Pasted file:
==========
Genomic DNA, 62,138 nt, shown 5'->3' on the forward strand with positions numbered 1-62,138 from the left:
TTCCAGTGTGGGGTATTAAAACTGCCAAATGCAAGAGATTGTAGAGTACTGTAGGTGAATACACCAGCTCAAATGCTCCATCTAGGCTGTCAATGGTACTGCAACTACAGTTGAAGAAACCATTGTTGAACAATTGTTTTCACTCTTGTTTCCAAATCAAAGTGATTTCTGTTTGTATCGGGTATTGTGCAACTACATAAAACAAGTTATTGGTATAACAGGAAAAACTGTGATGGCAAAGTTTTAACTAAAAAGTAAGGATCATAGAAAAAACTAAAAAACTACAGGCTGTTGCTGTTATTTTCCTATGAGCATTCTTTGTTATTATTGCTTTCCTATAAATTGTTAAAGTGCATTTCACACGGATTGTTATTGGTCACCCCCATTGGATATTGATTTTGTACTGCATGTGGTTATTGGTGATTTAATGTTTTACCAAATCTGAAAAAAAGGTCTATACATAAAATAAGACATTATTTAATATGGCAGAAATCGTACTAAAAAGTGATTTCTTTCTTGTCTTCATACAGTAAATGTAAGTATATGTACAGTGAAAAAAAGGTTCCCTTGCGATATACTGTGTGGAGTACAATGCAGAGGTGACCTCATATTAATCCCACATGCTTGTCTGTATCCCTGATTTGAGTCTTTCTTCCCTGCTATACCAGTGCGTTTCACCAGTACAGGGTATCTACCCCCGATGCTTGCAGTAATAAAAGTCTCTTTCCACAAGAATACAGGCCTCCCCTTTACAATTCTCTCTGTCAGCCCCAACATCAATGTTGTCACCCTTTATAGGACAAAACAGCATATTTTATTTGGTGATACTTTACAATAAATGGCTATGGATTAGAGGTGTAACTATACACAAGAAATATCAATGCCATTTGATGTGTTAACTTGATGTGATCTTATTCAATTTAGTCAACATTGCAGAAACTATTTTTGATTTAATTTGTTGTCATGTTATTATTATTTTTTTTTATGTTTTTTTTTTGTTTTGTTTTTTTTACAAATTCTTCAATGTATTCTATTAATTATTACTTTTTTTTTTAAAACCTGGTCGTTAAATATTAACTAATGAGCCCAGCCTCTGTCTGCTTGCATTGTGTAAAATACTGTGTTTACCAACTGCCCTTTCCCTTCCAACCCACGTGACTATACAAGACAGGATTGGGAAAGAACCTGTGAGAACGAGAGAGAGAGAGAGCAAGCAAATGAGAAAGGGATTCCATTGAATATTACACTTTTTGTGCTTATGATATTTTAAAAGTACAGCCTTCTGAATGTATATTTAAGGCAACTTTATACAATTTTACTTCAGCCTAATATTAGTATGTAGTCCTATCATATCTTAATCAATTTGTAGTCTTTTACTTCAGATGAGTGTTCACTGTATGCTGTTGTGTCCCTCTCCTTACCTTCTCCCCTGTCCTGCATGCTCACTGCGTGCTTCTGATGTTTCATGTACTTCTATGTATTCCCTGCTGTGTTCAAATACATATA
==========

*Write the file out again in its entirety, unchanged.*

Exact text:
Genomic DNA, 62,138 nt, shown 5'->3' on the forward strand with positions numbered 1-62,138 from the left:
TTCCAGTGTGGGGTATTAAAACTGCCAAATGCAAGAGATTGTAGAGTACTGTAGGTGAATACACCAGCTCAAATGCTCCATCTAGGCTGTCAATGGTACTGCAACTACAGTTGAAGAAACCATTGTTGAACAATTGTTTTCACTCTTGTTTCCAAATCAAAGTGATTTCTGTTTGTATCGGGTATTGTGCAACTACATAAAACAAGTTATTGGTATAACAGGAAAAACTGTGATGGCAAAGTTTTAACTAAAAAGTAAGGATCATAGAAAAAACTAAAAAACTACAGGCTGTTGCTGTTATTTTCCTATGAGCATTCTTTGTTATTATTGCTTTCCTATAAATTGTTAAAGTGCATTTCACACGGATTGTTATTGGTCACCCCCATTGGATATTGATTTTGTACTGCATGTGGTTATTGGTGATTTAATGTTTTACCAAATCTGAAAAAAAGGTCTATACATAAAATAAGACATTATTTAATATGGCAGAAATCGTACTAAAAAGTGATTTCTTTCTTGTCTTCATACAGTAAATGTAAGTATATGTACAGTGAAAAAAAGGTTCCCTTGCGATATACTGTGTGGAGTACAATGCAGAGGTGACCTCATATTAATCCCACATGCTTGTCTGTATCCCTGATTTGAGTCTTTCTTCCCTGCTATACCAGTGCGTTTCACCAGTACAGGGTATCTACCCCCGATGCTTGCAGTAATAAAAGTCTCTTTCCACAAGAATACAGGCCTCCCCTTTACAATTCTCTCTGTCAGCCCCAACATCAATGTTGTCACCCTTTATAGGACAAAACAGCATATTTTATTTGGTGATACTTTACAATAAATGGCTATGGATTAGAGGTGTAACTATACACAAGAAATATCAATGCCATTTGATGTGTTAACTTGATGTGATCTTATTCAATTTAGTCAACATTGCAGAAACTATTTTTGATTTAATTTGTTGTCATGTTATTATTATTTTTTTTTATGTTTTTTTTTTGTTTTGTTTTTTTTACAAATTCTTCAATGTATTCTATTAATTATTACTTTTTTTTTTAAAACCTGGTCGTTAAATATTAACTAATGAGCCCAGCCTCTGTCTGCTTGCATTGTGTAAAATACTGTGTTTACCAACTGCCCTTTCCCTTCCAACCCACGTGACTATACAAGACAGGATTGGGAAAGAACCTGTGAGAACGAGAGAGAGAGAGAGCAAGCAAATGAGAAAGGGATTCCATTGAATATTACACTTTTTGTGCTTATGATATTTTAAAAGTACAGCCTTCTGAATGTATATTTAAGGCAACTTTATACAATTTTACTTCAGCCTAATATTAGTATGTAGTCCTATCATATCTTAATCAATTTGTAGTCTTTTACTTCAGATGAGTGTTCACTGTATGCTGTTGTGTCCCTCTCCTTACCTTCTCCCCTGTCCTGCATGCTCACTGCGTGCTTCTGATGTTTCATGTACTTCTATGTATTCCCTGCTGTGTTCAAATACATATA